Association of cerebrospinal fluid Neurogranin with Alzheimer’s disease
Cerebrospinal fluid (CSF) Neurogranin has recently been proposed as a potential biomarker for cognitive decline and brain injury in Alzheimer’s disease (AD). To test whether CSF Neurogranin levels are increased in AD and its association with cognitive decline, we examined 99 cognitively normal (CN) subjects, 171 patients with mild cognitive impairment (MCI), and 81 patients with AD in the cross-sectional study from the Alzheimer’s Disease Neuroimaging Initiative (ADNI). The results showed that CSF Neurogranin was increased in both AD and MCI compared with controls. CSF Neurogranin was particularly high in patients with MCI and AD dementia with Aβ pathologic features. Neurogranin levels were significantly higher in females compared to males with MCI. Levels of Neurogranin between the males and females with AD and CN did not differ. Neurogranin levels were significantly higher in APOE ε4 carriers compared to APOE ε4 non-carriers with MCI. Levels of Neurogranin between the APOE ε4 carriers and APOE ε4 non-carriers with AD and CN did not differ. Elevated CSF Neurogranin levels were positively correlated with levels of total tau and P-tau in AD. The results indicated that CSF Neurogranin was increased at the prodromal stage of AD and might reflect synaptic injury as cognitive decline in AD.
KeywordsAlzheimer’s disease Neurogranin Cerebrospinal fluid Mild cognitive impairment
Data collection and sharing for this project was funded by the Alzheimer’s Disease Neuroimaging Initiative (ADNI) (National Institutes of Health Grant U01 AG024904) and DOD ADNI (Department of Defense award number W81XWH-12-2-0012). ADNI is funded by the National Institute on Aging, the National Institute of Biomedical Imaging and Bioengineering, and through generous contributions from the following: AbbVie, Alzheimer’s Association; Alzheimer’s Drug Discovery Foundation; Araclon Biotech; BioClinica, Inc.; Biogen; Bristol-Myers Squibb Company; CereSpir, Inc.; Cogstate; Eisai Inc.; Elan Pharmaceuticals, Inc.; Eli Lilly and Company; EuroImmun; F. Hoffmann-La Roche Ltd and its affiliated company Genentech, Inc.; Fujirebio; GE Healthcare; IXICO Ltd.; Janssen Alzheimer Immunotherapy Research & Development, LLC.; Johnson & Johnson Pharmaceutical Research & Development LLC.; Lumosity; Lundbeck; Merck & Co., Inc.; Meso Scale Diagnostics, LLC.; NeuroRx Research; Neurotrack Technologies; Novartis Pharmaceuticals Corporation; Pfizer Inc.; Piramal Imaging; Servier; Takeda Pharmaceutical Company; and Transition Therapeutics. The Canadian Institutes of Health Research is providing funds to support ADNI clinical sites in Canada. Private sector contributions are facilitated by the Foundation for the National Institutes of Health (http://www.fnih.org). The grantee organization is the Northern California Institute for Research and Education, and the study is coordinated by the Alzheimer’s Therapeutic Research Institute at the University of Southern California. ADNI data are disseminated by the Laboratory for Neuro Imaging at the University of Southern California.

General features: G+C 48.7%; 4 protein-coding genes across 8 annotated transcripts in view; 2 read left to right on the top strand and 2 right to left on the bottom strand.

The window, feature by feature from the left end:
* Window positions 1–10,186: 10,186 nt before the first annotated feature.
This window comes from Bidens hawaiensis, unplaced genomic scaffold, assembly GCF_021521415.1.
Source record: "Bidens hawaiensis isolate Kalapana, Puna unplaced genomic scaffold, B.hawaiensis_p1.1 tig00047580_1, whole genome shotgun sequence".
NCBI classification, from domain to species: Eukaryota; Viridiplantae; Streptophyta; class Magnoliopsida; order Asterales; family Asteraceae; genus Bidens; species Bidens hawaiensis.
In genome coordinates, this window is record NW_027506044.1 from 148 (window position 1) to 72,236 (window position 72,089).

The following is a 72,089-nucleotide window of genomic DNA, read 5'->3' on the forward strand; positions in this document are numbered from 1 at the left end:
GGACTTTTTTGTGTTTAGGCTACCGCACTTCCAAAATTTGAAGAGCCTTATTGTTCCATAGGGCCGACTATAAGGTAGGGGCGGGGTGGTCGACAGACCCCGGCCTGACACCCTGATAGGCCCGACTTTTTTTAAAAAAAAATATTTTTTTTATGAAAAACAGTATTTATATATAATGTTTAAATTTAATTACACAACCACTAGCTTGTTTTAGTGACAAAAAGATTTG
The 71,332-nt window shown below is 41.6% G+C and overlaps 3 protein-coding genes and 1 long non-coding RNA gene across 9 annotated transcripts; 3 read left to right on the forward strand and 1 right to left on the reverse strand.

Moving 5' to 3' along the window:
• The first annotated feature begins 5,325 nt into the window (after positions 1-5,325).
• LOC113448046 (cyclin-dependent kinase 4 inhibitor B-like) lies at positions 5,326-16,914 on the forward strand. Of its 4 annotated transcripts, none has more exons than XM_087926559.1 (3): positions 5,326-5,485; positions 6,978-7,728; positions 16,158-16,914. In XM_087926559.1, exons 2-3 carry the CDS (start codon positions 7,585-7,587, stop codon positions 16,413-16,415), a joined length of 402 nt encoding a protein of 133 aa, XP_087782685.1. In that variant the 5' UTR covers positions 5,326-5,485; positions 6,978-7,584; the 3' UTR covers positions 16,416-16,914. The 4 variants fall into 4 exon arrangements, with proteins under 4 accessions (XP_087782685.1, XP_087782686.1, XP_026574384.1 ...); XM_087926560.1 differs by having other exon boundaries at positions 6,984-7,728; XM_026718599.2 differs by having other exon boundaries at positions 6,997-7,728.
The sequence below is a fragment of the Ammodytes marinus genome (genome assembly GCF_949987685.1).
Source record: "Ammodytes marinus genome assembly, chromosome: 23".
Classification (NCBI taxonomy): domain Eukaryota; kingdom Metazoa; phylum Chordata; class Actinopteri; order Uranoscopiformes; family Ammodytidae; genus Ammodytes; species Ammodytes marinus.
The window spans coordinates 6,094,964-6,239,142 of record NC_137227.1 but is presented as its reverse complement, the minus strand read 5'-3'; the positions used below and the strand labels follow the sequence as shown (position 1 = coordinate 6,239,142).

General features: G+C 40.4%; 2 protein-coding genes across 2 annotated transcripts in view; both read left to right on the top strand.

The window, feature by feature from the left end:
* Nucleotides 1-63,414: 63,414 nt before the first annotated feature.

Compliance with ethical standards
Conflict of interest
The authors declare that they have no conflict of interest.
All procedures performed in the study involving human participant were in accordance with the ethical standards of the institutional and/or national research committee and with the 1964 Helsinki Declaration and its later amendments or comparable ethical standards.
Written informed consent was obtained from all participants or authorized representative.
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